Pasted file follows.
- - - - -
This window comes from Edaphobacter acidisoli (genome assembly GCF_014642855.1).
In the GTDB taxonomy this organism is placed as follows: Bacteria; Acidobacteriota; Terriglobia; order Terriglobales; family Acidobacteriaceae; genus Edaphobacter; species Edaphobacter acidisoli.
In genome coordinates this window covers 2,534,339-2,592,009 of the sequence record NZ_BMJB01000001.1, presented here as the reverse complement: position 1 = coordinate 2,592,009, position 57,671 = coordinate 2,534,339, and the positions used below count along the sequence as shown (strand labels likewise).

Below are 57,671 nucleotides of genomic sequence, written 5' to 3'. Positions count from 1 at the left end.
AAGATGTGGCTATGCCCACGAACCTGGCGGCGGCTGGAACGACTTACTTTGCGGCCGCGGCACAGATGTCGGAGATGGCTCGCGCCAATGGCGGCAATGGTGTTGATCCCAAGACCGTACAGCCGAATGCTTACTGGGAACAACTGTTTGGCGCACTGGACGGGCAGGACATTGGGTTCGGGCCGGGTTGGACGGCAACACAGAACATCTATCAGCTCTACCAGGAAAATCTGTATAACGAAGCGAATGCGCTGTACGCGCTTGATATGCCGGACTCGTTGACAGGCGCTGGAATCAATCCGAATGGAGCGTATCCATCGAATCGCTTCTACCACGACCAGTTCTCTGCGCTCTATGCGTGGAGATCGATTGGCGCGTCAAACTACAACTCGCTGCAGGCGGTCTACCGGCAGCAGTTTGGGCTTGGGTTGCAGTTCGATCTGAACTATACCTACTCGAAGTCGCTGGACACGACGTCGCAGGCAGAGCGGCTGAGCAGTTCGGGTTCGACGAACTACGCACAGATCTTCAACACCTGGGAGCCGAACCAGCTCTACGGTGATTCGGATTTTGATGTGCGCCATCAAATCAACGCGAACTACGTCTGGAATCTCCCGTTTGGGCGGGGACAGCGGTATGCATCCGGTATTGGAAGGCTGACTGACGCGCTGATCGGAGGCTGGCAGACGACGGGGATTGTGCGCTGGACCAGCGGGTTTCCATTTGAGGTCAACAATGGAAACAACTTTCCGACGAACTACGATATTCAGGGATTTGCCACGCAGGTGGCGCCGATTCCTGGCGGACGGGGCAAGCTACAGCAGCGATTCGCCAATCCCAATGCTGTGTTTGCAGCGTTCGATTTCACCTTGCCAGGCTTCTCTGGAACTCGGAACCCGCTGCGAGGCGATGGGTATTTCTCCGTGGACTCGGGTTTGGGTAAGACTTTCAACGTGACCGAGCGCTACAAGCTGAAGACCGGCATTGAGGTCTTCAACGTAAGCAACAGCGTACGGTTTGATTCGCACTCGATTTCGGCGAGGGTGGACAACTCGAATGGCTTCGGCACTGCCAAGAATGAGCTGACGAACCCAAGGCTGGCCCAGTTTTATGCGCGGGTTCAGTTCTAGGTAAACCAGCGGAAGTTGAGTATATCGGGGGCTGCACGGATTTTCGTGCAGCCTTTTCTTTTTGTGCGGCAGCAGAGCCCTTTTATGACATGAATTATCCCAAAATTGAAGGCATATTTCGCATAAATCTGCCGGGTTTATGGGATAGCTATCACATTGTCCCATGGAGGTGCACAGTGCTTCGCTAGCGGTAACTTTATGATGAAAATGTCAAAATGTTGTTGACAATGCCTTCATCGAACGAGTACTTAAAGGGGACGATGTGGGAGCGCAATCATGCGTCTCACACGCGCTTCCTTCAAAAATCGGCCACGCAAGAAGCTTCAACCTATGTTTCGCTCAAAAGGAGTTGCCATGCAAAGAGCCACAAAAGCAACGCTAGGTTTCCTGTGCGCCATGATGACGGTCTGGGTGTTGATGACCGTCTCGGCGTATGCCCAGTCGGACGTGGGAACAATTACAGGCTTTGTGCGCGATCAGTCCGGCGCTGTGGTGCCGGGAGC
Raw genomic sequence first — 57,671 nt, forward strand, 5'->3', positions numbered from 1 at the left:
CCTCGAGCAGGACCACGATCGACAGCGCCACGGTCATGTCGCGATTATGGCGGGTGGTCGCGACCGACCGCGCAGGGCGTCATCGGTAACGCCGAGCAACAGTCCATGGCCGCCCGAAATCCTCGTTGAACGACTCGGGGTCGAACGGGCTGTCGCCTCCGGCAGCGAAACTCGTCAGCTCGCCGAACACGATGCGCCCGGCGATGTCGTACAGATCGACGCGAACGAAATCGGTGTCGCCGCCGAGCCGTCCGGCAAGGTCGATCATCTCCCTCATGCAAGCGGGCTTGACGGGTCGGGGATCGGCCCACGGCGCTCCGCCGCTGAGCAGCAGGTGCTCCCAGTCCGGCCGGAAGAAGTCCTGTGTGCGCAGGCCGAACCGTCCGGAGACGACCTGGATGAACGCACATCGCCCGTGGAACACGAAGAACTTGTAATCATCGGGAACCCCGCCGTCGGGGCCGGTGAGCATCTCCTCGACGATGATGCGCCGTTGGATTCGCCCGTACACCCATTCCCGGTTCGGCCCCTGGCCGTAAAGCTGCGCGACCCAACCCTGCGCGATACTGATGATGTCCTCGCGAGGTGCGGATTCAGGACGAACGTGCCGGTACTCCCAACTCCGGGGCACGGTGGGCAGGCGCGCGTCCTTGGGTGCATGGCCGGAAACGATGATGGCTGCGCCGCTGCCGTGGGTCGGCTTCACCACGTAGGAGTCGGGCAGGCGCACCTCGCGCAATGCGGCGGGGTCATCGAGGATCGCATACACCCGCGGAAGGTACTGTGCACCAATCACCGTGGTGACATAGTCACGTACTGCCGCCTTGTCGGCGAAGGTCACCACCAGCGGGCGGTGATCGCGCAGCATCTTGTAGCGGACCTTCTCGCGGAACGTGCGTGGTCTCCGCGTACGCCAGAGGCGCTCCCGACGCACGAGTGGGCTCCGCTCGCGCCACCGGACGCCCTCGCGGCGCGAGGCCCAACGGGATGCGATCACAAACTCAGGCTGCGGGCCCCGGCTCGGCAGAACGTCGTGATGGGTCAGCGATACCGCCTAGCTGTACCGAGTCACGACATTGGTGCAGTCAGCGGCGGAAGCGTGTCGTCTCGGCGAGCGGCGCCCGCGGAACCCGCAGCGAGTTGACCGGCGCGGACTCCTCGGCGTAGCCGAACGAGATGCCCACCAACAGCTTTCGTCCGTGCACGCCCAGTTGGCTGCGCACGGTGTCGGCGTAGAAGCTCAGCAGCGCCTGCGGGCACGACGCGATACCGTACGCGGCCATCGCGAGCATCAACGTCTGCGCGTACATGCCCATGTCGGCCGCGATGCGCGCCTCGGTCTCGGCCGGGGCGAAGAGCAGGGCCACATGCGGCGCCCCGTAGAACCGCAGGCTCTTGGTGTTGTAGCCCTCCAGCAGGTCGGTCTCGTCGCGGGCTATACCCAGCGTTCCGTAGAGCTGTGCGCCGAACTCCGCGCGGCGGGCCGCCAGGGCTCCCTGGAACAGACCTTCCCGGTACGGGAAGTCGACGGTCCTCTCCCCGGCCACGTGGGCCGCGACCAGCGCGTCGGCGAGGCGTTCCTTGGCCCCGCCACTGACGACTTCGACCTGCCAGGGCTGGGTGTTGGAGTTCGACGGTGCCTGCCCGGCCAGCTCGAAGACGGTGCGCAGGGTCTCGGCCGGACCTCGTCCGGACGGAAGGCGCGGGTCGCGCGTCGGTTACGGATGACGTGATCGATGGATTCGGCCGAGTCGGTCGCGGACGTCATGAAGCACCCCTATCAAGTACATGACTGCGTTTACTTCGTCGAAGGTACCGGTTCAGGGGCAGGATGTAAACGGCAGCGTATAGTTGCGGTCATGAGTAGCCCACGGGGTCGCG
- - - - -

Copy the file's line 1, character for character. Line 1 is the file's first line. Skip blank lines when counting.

This window comes from Edaphobacter acidisoli (genome assembly GCF_014642855.1).